US, Japan view China as `thorn`: Daily

The US and Japan view China as "a thorn" and some in the two countries favour containing Beijing.

Beijing: The US and Japan view China as "a thorn" and some in the two countries favour containing Beijing, the China Daily said in a commentary on Thursday.

"It is not hard to see that the two allies view China as a thorn in their sides," the newspaper said.

"The US and Japan are concerned about China`s economic, political and military clout, to the extent that some in the US and Japan favour containing China," it added.

The commentary came two days after the Japanese defence and foreign ministers released a joint statement with US Defence Secretary Robert Gates and Secretary of State Hillary Clinton urging China to play "a responsible and constructive role in regional stability and prosperity".

They asked China to adhere to international norms of behaviour. The US guaranteed Japan`s security. The two countries pledged to seek to enhance their capability to address a variety of contingencies.

They also vowed to strengthen security and defence cooperation with Australia and South Korea and to promote trilateral dialogue between the US, Japan and India.

The commentary noted Gates` view that the US military presence in the Pacific was essential to restrain Chinese assertiveness.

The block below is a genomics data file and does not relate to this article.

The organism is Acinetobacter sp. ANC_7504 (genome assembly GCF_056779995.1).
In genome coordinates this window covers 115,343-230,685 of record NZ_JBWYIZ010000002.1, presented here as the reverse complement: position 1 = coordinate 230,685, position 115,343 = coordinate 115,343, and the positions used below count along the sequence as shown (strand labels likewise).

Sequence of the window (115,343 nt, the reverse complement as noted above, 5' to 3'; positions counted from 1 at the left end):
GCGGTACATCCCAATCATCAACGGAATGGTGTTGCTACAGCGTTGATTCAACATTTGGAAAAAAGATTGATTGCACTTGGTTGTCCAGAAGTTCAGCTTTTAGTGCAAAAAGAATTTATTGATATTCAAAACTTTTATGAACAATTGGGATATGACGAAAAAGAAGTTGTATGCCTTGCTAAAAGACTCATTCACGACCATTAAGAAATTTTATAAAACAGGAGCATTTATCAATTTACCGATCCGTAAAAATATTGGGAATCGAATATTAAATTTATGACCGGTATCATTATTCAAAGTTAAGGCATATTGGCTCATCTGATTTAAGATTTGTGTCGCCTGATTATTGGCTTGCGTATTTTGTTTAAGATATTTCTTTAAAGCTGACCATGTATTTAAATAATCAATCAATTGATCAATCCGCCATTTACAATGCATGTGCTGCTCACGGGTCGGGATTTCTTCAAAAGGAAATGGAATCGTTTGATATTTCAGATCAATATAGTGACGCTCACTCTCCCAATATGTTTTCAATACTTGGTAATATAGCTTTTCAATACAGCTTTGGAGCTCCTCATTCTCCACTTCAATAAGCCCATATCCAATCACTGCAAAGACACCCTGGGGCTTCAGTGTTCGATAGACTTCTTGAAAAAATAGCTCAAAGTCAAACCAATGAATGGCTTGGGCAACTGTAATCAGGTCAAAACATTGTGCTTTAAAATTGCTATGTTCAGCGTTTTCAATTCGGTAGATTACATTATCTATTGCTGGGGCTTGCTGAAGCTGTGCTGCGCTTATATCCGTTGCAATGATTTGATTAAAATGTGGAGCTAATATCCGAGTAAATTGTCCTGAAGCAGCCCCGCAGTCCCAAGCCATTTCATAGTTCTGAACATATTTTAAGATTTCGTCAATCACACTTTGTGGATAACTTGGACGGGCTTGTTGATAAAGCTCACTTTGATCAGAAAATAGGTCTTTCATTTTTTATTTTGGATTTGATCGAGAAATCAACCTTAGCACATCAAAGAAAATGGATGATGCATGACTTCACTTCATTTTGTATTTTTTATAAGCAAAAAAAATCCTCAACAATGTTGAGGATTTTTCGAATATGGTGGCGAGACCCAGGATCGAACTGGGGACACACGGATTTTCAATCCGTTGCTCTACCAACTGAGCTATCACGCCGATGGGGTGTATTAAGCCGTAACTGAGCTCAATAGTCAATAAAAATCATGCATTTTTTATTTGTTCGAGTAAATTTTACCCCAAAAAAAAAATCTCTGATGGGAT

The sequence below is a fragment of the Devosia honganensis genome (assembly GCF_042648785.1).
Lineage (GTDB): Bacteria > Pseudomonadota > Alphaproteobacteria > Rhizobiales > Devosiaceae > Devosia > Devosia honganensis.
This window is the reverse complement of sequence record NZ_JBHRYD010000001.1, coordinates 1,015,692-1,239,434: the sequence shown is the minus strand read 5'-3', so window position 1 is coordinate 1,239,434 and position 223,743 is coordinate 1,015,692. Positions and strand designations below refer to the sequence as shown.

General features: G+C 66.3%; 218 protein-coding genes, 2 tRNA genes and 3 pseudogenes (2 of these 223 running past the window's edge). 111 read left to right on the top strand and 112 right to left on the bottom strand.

"Although China is its biggest trade partner, Japan is nervous about the rise of its neighbour," the daily said.

"However, although the US and Japan call for confidence building measures, they are doing just the opposite."

It added that when the US and Japan strengthen their alliance, other countries have reason to strengthen their own military capability.

"Clearly the future interactions between the US, Japan and China will shape the strategic map of Northeast Asia. Cooperation rather than confrontation will be better for all.”

"The US and Japan have already benefited from China`s economic growth and its contributions to regional and global issues.”

"The three countries need to create a situation where they can cooperate and coexist and avoid the tragedy of a competition for power."



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